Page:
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Clockwork Skies

February 16, 2011

The night sky is like a great machine. It wheels overhead with clockwork regularity, with the same constellations returning to view at the same time each year.

This precision is reflected in three constellations that spin into view in this month's evening skies. They reflect a fascination with the machines that scientists and explorers used to study remote regions of Earth and the glorious skies above.

The constellations are Sextans, Antlia, and Pyxis -- the sextant, the air pump, and the magnetic compass. Around 9 o'clock, Sextans is low in the east, with Antlia and Pyxis climbing into view in the south and southeast.

Sextans was invented by Johannes Hevelius, a 17th-century German astronomer who used the sextant to measure the positions of stars with unprecedented accuracy. And navigators were using it to help plot their position on the globe as they sailed into new waters.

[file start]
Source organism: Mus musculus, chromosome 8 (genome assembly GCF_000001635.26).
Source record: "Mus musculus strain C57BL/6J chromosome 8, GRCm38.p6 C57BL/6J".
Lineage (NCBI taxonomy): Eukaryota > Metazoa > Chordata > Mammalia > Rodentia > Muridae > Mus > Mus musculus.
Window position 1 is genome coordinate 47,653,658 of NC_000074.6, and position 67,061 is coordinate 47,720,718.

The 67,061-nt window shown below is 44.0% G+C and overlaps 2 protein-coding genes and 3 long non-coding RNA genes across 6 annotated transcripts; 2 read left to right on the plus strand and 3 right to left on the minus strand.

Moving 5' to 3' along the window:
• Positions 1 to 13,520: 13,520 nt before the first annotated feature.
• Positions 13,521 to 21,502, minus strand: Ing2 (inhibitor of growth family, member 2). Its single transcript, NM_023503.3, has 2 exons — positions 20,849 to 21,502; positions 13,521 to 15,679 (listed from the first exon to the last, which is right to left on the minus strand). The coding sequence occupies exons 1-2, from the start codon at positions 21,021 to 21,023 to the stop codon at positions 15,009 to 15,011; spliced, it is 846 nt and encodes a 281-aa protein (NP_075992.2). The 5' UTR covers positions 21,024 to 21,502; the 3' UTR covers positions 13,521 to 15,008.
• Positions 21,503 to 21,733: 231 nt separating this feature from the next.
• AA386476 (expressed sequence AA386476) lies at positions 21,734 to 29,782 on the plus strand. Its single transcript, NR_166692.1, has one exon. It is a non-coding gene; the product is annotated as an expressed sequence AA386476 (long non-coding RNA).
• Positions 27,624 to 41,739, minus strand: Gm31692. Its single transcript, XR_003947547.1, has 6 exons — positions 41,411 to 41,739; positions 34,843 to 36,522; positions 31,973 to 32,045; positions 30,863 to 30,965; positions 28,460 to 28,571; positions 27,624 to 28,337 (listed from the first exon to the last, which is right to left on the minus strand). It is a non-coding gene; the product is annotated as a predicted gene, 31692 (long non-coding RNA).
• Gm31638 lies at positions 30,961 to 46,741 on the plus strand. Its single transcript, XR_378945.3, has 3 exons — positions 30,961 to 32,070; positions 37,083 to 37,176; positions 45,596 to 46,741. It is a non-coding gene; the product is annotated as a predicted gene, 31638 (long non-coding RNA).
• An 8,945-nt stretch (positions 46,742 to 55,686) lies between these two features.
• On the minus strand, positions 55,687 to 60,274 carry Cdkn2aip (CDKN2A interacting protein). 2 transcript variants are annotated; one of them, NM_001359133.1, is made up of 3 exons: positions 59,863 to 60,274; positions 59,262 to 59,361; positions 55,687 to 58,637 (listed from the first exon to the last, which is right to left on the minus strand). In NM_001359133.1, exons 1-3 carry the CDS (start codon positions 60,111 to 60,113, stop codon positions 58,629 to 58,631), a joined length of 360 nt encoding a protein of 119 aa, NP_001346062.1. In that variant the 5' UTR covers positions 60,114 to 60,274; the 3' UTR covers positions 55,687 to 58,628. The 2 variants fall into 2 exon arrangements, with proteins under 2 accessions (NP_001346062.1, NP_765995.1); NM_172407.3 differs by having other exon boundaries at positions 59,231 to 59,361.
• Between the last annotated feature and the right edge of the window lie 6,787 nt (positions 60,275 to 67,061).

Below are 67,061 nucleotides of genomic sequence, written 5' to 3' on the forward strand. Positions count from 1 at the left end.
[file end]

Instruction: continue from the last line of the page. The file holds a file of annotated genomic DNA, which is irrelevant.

French astronomer Nicolas Louis de la Caille created Antlia and Pyxis a few decades later.

La Caille didn't stop there, though. He named other constellations for the telescope, the microscope, and the pendulum clock. Although the clock might seem out of place, it was really one of the most important inventions in history. It helped astronomers time their observations of the sky, and navigators plot their precise longitude on Earth.

These faint constellations are important reminders of the clockwork motions of the heavens.


Script by Damond Benningfield, Copyright 2010


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